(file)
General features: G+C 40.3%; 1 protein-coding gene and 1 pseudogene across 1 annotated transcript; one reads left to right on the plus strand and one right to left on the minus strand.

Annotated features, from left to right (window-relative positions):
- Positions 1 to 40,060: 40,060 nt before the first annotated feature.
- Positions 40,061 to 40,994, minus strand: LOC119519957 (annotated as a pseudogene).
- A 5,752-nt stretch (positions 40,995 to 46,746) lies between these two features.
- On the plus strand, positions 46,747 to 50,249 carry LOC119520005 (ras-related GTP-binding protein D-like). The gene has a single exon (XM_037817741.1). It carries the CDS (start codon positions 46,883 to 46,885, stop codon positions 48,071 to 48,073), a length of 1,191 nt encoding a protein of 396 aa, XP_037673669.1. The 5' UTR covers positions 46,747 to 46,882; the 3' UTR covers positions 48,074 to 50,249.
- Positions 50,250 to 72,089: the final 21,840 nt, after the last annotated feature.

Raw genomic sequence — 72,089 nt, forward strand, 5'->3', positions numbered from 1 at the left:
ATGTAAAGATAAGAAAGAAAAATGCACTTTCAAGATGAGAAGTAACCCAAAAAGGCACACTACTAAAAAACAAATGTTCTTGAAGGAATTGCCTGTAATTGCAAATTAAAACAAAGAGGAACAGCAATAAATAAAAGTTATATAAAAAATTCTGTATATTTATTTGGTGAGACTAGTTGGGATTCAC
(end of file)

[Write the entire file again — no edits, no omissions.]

General features: G+C 40.3%; 1 protein-coding gene and 1 pseudogene across 1 annotated transcript; one reads left to right on the plus strand and one right to left on the minus strand.

Annotated features, from left to right (window-relative positions):
- Positions 1 to 40,060: 40,060 nt before the first annotated feature.
- Positions 40,061 to 40,994, minus strand: LOC119519957 (annotated as a pseudogene).
- A 5,752-nt stretch (positions 40,995 to 46,746) lies between these two features.
- On the plus strand, positions 46,747 to 50,249 carry LOC119520005 (ras-related GTP-binding protein D-like). The gene has a single exon (XM_037817741.1). It carries the CDS (start codon positions 46,883 to 46,885, stop codon positions 48,071 to 48,073), a length of 1,191 nt encoding a protein of 396 aa, XP_037673669.1. The 5' UTR covers positions 46,747 to 46,882; the 3' UTR covers positions 48,074 to 50,249.
- Positions 50,250 to 72,089: the final 21,840 nt, after the last annotated feature.

Raw genomic sequence — 72,089 nt, forward strand, 5'->3', positions numbered from 1 at the left:
ATGTAAAGATAAGAAAGAAAAATGCACTTTCAAGATGAGAAGTAACCCAAAAAGGCACACTACTAAAAAACAAATGTTCTTGAAGGAATTGCCTGTAATTGCAAATTAAAACAAAGAGGAACAGCAATAAATAAAAGTTATATAAAAAATTCTGTATATTTATTTGGTGAGACTAGTTGGGATTCAC